April 25, 2018
Someone to Know: Q&A with The Way Women Work Founder Rania Anderson
Women are one of the most underutilized resources, according to Rania Anderson, a leader and keynote speaker you should know. Our paths recently crossed and as a father of two girls, I was immediately inspired by the important work she does to advance business results by intentionally recruiting, retaining and advancing women in the workplace. Rania is a sought-after expert in the field and she shares insights from her work with progressive companies that have done exceptional work preparing and mentoring women for leadership roles. While her focus is on advancing women in the workplace, I believe her thoughts serve as an inspiration for all.
Q&A with Rania Anderson,
Founder of The Way Women Work
Q: How do you describe your role today?
A: I think about it not in terms of a role but rather in terms of purpose. I believe that the talent of women is the most underutilized resource the world has. I want to drive economic growth by equipping business leaders to intentionally recruit, retain and advance women and enable women to achieve their full potential.
Q: How did you get started?
A: Like it is for many people, mine has been a winding path. I know unequivocally that the work I currently do to equip men and leaders to hire and work more effectively with women is based on the combination of these experiences.
I started my career as a banker at what became Bank of America. I worked there during a time of rapid growth and had the opportunity to take on several different roles. My banking career resulted in my building a broad understanding of lots of different types of businesses and about how to assess and develop leadership and management talent. One of my last roles at the bank was in executive development.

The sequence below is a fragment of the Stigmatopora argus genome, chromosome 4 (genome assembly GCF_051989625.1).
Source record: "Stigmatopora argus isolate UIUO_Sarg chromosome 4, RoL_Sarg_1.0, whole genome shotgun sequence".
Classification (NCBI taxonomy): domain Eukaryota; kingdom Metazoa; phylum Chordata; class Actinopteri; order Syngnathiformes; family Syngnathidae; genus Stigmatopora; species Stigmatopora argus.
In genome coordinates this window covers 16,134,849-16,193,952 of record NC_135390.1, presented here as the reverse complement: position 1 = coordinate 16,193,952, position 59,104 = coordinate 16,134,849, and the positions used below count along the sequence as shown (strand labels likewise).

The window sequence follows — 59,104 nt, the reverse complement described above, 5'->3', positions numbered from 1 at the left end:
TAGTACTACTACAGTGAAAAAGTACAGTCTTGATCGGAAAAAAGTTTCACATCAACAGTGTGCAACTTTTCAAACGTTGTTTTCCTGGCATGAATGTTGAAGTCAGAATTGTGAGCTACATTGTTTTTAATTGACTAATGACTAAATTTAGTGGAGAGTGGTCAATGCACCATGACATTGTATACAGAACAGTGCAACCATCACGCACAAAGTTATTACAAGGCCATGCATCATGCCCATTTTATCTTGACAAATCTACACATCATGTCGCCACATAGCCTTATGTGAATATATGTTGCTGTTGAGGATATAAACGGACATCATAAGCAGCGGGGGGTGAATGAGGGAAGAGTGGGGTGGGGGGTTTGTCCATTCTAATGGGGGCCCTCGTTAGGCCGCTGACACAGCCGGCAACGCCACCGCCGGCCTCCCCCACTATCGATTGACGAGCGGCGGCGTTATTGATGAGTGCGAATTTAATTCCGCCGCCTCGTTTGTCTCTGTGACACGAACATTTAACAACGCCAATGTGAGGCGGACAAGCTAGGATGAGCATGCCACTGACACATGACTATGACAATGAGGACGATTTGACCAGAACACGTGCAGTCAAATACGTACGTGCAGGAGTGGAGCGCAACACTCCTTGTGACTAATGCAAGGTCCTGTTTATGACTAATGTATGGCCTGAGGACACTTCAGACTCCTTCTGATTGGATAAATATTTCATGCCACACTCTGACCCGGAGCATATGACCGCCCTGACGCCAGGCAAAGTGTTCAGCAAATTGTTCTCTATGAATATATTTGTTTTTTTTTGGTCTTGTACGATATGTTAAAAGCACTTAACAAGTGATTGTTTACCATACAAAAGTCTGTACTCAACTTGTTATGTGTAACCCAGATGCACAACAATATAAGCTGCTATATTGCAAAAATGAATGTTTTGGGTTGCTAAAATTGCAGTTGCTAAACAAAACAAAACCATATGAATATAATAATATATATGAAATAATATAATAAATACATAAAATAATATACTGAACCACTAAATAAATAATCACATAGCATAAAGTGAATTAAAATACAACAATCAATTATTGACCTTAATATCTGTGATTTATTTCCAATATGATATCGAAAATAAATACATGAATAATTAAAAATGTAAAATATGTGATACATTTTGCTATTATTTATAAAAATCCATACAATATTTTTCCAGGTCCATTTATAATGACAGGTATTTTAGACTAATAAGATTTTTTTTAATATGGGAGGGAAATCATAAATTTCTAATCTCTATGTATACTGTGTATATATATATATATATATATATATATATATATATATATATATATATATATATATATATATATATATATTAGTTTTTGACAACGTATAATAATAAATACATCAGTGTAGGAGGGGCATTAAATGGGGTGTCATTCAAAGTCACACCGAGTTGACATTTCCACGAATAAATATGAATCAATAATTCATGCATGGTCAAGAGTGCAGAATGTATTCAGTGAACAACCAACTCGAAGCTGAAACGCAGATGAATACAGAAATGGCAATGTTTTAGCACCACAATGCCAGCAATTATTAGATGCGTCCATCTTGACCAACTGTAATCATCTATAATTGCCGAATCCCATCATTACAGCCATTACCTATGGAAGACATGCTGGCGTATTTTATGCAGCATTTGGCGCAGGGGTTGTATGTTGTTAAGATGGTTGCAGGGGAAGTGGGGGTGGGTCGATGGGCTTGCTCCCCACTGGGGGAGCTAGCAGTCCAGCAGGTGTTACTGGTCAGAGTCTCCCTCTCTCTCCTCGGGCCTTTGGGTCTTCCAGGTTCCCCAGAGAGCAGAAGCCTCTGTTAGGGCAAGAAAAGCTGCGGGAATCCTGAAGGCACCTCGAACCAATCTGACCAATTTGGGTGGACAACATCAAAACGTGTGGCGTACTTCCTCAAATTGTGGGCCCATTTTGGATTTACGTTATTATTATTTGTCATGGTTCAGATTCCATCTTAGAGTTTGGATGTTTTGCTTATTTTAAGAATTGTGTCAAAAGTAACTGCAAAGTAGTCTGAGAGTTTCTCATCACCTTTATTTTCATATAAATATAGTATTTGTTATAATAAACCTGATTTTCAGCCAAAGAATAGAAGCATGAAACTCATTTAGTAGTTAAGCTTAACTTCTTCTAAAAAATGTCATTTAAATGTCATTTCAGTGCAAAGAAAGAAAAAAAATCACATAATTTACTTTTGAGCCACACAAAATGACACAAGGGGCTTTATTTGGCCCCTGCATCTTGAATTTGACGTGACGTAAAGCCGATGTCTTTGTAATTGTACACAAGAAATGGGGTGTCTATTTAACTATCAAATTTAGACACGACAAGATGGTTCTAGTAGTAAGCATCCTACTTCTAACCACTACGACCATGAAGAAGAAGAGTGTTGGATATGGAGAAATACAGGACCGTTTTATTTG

That led to the second stage of my career as a business coach to leaders. I am a thought partner, mirror and challenger to help leaders achieve their objectives.
The third stage of my career has been to address a previously unmet need - to provide culturally relevant career advice to educated professional women and women entrepreneurs in emerging economies. I can trace the seed of this interest to childhood experiences growing up in the Middle East and India. My education, life and professional experiences in developing countries around the world led me to identify this need. Over a four year period, I interviewed over 250 women in emerging economies to ascertain what made them successful and then wrote the first career advice book for women in these markets – Undeterred: The Six Success Habits of Women in Emerging Economies.
My work coaching both male and female leaders and as a keynote speaker at corporations led me to identify another largely unaddressed need. Over the past three years, men all over the world have approached me to tell me that they want to know how to work more effectively with women. Their repeated requests and a body of research from companies, academics and multilateral organizations led me to develop a framework to provide men and leaders with the knowledge and actions to improve their results by the way they work with women.
Q: It’s been a big year for women. What opportunities do you anticipate will be the biggest game changers?
A: Engaging and equipping men at all levels not just at the executive level is the missing ingredient from efforts to close the gender gap.